The week before the Super Bowl is always an intriguing time for television sales, when retailers offer big discounts to entice consumers into upgrading for the big game. So should you buy?
Well, if you’re wondering whether right now is the optimal time to snag a discount, the short answer is no. Sure, TVs are being marked down by 20%, perhaps even 30% or more, but CNNMoney reports that the discounts will only get bigger next month:
With 2011 TV models set to come to market later this month, some leftover 2010s will have their prices axed to the max by the beginning of March.
The average price of a 32-inch LCD TV was $374 in 2010, and is expected to dip to $319 this year. (In 2007, by the way, that same 32-inch flat screen would have run $729, on average.)
For those who are willing to wait until after the big game for a bigger discount, the question is: Will there be all that many 2010 leftovers to pick from? Based on data presented in a USA Today story, the answer seems to be that, in light of sluggish TV sales, consumers should have quite a selection of dramatically marked-down 2010 models in the months ahead.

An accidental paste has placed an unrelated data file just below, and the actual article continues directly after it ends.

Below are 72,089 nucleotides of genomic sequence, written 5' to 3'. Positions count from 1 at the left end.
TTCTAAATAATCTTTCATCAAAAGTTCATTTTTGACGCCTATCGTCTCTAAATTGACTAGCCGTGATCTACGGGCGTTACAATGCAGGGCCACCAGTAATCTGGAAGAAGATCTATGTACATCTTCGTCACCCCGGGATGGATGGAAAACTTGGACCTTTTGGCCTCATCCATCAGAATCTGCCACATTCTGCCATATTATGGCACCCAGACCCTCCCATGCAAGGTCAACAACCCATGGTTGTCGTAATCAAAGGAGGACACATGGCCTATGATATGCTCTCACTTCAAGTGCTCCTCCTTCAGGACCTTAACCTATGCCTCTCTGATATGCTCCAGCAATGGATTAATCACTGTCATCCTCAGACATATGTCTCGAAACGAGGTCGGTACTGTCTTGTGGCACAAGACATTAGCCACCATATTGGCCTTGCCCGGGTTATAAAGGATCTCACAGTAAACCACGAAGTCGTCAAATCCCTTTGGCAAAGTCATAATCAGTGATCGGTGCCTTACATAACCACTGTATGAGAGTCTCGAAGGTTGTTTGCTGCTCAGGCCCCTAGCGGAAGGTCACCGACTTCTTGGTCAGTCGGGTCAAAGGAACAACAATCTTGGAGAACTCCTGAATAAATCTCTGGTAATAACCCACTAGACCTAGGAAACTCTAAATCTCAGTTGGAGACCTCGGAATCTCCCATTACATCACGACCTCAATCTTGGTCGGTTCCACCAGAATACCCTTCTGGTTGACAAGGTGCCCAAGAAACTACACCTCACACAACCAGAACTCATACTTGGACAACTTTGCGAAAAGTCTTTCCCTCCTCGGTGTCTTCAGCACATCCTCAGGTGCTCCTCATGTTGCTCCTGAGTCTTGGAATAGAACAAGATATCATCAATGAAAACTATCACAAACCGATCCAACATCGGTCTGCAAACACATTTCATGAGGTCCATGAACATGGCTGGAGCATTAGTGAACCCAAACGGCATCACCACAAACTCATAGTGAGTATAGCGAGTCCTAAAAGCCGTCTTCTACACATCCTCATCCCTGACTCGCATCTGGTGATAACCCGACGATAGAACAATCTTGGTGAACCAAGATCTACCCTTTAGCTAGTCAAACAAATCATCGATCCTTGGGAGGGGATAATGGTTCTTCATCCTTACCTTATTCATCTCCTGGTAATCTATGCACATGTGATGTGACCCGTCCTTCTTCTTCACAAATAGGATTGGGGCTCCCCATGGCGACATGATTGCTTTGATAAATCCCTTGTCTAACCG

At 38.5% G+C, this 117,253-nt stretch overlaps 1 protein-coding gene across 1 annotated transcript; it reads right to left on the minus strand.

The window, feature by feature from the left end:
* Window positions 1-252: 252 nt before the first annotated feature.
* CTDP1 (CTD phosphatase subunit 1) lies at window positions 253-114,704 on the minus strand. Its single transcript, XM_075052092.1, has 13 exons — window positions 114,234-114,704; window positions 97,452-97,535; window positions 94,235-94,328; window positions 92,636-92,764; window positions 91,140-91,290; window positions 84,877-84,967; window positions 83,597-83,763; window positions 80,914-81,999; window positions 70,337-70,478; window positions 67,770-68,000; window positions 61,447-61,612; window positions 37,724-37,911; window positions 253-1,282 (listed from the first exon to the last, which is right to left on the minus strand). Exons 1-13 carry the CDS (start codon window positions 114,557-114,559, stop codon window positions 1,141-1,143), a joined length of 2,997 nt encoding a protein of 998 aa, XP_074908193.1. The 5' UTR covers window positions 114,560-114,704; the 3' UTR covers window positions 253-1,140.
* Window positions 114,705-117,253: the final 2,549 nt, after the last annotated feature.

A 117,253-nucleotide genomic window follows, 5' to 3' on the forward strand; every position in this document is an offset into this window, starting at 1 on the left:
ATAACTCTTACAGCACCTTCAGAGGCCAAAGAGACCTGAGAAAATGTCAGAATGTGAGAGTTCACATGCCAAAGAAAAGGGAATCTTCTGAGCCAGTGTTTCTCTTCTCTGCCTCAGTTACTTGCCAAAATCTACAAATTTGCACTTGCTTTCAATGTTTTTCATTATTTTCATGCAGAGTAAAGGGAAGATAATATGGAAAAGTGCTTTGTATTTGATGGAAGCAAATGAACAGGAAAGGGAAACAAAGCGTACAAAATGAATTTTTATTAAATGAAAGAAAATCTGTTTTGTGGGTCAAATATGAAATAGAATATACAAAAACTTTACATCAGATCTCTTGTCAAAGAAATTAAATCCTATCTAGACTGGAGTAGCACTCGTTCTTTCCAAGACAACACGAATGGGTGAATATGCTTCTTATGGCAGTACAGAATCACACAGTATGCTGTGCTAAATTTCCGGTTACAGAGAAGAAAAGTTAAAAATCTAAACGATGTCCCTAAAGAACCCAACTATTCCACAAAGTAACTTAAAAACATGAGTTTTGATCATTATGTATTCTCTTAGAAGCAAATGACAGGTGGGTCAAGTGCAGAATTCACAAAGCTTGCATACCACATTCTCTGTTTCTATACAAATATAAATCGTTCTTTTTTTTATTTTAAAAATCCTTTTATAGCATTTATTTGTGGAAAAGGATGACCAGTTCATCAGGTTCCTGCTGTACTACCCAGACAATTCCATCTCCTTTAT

Why have consumers not been buying TVs at a swifter pace? The economic downturn surely played a role. But perhaps more importantly, per USA Today:
More than 70% of homes now own a digital TV, most likely a plasma or thin LCD HD display.
No matter how good the prices are, consumers are only willing to consume so much. As I’ve written before:
Consumers aren’t all that eager to replace the flat-screen TVs that are already installed on their living room walls and have barely been there long enough to begin collecting dust.
So, despite decent discounts, right now isn’t the best time to buy a TV—especially if you already have a fairly new TV (or three) at home. So when is the absolute best time to buy? Stephen Baker, vice president of industry analysis at The NPD Group, offered this eminently sensible advice to WalletPop:
“The best time to buy a new TV is when you need a new TV.”